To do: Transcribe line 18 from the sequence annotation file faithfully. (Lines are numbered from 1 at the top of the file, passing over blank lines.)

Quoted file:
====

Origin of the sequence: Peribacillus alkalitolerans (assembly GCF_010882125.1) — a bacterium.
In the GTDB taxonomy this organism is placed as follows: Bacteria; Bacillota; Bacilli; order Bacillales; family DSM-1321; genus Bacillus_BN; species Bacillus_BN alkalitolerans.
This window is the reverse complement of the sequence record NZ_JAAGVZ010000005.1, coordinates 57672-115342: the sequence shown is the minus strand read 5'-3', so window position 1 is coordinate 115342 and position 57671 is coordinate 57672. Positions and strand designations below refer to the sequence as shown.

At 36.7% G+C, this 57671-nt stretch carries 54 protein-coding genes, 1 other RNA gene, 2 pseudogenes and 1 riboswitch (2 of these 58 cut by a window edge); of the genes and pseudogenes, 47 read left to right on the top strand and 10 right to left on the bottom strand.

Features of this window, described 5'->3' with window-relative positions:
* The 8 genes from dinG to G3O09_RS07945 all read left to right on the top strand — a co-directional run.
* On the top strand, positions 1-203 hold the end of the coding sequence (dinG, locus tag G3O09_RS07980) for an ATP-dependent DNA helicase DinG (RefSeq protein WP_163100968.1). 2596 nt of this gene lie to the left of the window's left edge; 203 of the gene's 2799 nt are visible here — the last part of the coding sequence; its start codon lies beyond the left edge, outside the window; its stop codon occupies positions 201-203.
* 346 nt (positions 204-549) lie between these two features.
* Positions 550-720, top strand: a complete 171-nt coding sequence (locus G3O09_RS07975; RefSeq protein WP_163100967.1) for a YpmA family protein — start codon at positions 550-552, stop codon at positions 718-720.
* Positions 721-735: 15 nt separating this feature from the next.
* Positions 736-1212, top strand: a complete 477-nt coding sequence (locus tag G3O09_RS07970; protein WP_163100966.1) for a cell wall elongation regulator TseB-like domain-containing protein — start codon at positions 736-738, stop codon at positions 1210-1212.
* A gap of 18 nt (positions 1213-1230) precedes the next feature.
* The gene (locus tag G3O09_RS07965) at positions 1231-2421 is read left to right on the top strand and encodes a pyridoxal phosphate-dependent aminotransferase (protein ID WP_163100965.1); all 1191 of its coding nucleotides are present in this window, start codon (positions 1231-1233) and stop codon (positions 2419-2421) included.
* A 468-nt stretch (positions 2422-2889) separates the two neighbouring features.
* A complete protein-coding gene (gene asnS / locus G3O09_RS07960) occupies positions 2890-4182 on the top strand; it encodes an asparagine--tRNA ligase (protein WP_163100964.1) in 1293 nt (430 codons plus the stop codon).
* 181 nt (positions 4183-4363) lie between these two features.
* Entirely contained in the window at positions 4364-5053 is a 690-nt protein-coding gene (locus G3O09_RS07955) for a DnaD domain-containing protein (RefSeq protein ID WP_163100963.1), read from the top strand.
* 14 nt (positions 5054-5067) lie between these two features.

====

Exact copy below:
* 14 nt (positions 5054-5067) lie between these two features.